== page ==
Neville Brody is an English graphic designer, typographer and art director. He is an alumnus of the London College of Printing and Hornsey College of Art, and is known for his work on The Face magazine (1981–1986) and Arena magazine (1987–1990), as well as for designing record covers for artists such as Cabaret Voltaire and Depeche Mode. He created the company Research Studios in 1994 and is a founding member of Fontworks. He is the new Head of the Communication Art & Design department at the Royal College of Art.
Early life and education
Neville Brody was born in Southgate, London on 23 April 1957. He attended Minchenden Grammar school and studied A-Level Art, very much from a fine art viewpoint. In 1975 Brody went on to do a Fine Art foundation course at Hornsey College of Art, once renowned for its late sixties agitation, now part of Middlesex University.
In autumn 1976, Brody started a three-year B.A. course in graphics at the London College of Printing. His tutors often condemned his work as "Uncommercial", often putting a heavy emphasis on safe and tested economic strategies, as opposed to experimentation.
By 1977, punk rock was beginning to have a major effect upon London life and, while this had a great impact upon Brody's work and motivation, was not well received by his tutors. At one point he was almost thrown out of the college for putting the Queen's head sideways on a postage stamp design. He did, however, get the chance to design posters for student concerts at the college, most notably for Pere Ubu, supported by The Human League.
In spite of the postage stamp episode, Brody was not only motivated by the energies of punk. His first-year thesis had been based around a comparison between Dadaism and pop art.
Initially working in record cover design, Brody made his name largely popular through his revolutionary work as Art Director for The Face magazine when it was first published in 1980. Other international magazine and newspaper directions have included City Limits, Lei, Per Lui, Actuel and Arena, together with the radical new look for two leading British newspapers The Guardian and The Observer (both newspaper and magazine). Brody has pushed the boundaries of visual communication in all media through his experimental and challenging work, and continues to extend the visual languages we use through his exploratory creative expression. In 1988 Thames & Hudson published the first of two volumes about his work, which became the world's best selling graphic design book. Combined sales now exceed 120,000. An accompanying exhibition of his work at the Victoria and Albert Museum attracted over 40,000 visitors before touring Europe and Japan. Amongst countless other projects, in 1989, upon request by the then-director Gerhard Coenen, to Neville Brody, the young Swiss graphic artist and typeface designer Cornel Windlin, then working at the then called "Neville Brody Studio" designed the Corporate Identity for the Haus der Kulturen der Welt (House of World Cultures) in Berlin, Germany. Subsequently, Brody, Windlin, and staff Simon Staines, Giles Dunn and others visited Berlin more than once on projects; resulting in several collaborations with Berlin-based graphic artist and typeface-designer Kolja Gruber and artist Nina Fischer for the Haus der Kulturen der Welt in the following years.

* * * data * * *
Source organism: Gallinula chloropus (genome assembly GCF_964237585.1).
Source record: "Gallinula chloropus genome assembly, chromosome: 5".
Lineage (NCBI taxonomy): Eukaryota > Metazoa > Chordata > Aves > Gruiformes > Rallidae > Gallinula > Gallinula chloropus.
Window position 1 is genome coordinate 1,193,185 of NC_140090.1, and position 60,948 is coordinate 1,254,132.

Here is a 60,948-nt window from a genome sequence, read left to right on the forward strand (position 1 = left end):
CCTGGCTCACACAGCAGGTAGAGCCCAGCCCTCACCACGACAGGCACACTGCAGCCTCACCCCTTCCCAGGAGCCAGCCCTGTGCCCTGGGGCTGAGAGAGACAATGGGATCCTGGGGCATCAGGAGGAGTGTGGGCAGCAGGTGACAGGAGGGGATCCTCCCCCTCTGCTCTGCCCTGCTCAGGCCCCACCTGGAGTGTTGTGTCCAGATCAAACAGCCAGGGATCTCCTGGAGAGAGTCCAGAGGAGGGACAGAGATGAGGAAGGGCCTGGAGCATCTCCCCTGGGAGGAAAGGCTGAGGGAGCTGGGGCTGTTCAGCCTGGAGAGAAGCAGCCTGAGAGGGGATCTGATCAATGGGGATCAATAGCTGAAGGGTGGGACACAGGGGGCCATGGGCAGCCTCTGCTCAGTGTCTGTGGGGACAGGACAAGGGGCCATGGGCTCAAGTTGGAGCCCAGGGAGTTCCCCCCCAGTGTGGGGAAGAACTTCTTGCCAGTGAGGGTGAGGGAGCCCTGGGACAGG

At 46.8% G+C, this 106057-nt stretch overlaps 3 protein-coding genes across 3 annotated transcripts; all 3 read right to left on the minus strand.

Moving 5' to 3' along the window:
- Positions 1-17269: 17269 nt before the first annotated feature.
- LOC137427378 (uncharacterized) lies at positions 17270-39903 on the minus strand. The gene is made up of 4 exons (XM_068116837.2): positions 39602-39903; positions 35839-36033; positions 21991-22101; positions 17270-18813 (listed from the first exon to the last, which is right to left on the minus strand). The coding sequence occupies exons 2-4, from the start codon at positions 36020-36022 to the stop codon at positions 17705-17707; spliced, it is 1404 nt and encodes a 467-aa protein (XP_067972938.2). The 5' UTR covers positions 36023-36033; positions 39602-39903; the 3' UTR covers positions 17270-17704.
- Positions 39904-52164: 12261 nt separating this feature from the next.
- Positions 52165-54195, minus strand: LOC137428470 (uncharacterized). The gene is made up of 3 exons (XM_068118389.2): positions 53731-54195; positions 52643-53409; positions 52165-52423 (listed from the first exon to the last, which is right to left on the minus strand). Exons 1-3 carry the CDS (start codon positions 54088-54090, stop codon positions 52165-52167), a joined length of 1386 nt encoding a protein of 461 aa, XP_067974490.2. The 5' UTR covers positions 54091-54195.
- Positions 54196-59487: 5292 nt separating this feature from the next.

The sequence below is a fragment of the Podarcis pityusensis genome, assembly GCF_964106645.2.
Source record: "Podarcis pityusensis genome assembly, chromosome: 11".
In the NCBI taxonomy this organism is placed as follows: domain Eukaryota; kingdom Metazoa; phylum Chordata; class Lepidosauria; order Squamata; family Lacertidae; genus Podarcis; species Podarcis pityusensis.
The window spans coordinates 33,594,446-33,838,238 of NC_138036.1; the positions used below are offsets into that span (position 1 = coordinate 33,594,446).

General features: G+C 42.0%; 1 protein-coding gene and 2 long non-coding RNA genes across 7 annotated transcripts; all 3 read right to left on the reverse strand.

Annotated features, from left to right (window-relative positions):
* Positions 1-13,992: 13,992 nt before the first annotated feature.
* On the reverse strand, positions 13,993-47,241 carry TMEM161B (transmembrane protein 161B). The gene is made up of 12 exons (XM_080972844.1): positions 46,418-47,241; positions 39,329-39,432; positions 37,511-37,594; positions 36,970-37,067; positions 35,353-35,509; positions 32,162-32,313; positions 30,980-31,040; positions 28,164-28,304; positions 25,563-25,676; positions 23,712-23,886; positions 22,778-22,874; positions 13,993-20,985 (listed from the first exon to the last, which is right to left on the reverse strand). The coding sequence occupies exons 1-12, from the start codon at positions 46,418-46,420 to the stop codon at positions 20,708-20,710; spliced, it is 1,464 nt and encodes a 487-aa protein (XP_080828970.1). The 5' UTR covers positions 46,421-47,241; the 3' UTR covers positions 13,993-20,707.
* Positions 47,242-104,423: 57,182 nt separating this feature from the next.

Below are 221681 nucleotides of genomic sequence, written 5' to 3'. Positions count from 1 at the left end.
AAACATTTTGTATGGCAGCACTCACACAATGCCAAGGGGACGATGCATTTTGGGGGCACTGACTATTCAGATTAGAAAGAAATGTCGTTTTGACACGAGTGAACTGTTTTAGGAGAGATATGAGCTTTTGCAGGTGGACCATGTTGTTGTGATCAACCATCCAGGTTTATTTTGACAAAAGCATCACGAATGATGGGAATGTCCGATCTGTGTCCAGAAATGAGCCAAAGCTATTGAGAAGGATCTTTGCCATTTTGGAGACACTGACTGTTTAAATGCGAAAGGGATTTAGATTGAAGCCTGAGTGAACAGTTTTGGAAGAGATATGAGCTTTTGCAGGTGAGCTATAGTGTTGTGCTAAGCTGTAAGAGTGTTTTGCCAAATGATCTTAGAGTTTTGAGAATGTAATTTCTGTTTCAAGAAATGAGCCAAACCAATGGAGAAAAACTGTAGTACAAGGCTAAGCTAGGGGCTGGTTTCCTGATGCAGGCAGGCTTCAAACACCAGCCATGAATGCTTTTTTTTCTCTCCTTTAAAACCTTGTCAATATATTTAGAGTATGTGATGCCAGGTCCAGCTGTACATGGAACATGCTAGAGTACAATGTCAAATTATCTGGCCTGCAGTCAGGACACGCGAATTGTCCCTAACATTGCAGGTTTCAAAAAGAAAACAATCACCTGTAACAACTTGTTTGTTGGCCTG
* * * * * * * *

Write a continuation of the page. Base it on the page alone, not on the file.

1994 to present
Neville Brody still also continues to work as a graphic designer and together with business partner Fwa Richards launched his own design practice, Research Studios, in London in 1994. Since then studios have been opened in Paris, Berlin and Barcelona. The company is best known for its ability to create new visual languages for a variety of applications ranging from publishing to film. It also creates innovative packaging and website design for clients such as Kenzo, corporate identity for clients such as Homechoice, and on-screen graphics for clients such as Paramount Studios, makers of the Mission Impossible films.
Recent projects include the redesign of the BBC in September 2011, The Times in November 2006 with the creation of a new font Times Modern. The typeface shares many visual similarities with Mercury designed by Jonathan Hoefler. It is the first new font at the newspaper since it introduced Times New Roman in 1932.
The company also completed a visual identity project for the famous Paris contemporary art exhibition Nuit Blanche in 2006.
Brody’s team launched a new look for the champagne brand Dom Pérignon in February 2007, having been appointed in 2004 to help the brand with its strategy and repositioning. A sister company, Research Publishing, produces and publishes experimental multi-media works by young artists. The primary focus is on FUSE, the conference and quarterly forum for experimental typography and communications. The publication is approaching its 20th issue over a publishing period of over ten years. Three FUSE conferences have so far been held, in London, San Francisco and Berlin. The conferences bring together speakers from design, architecture, sound, film and interactive design and web.
He was one of the founding members of FontShop http://www.fontshop.com in London and designed a number of notable typefaces for them. He was also partly responsible for instigating the FUSE project an influential fusion between a magazine, graphics design and typeface design. Each pack includes a publication with articles relating to typography and surrounding subjects, four brand new fonts that are unique and revolutionary in some shape or form and four posters designed by the type designer usually using little more than their included font. In 1990 he also founded the FontFont typeface library together with Erik Spiekermann.
Notable fonts include the updated font for the Times newspaper, Times Modern, New Deal as used in publicity material and titles for the film Public Enemies and Industria.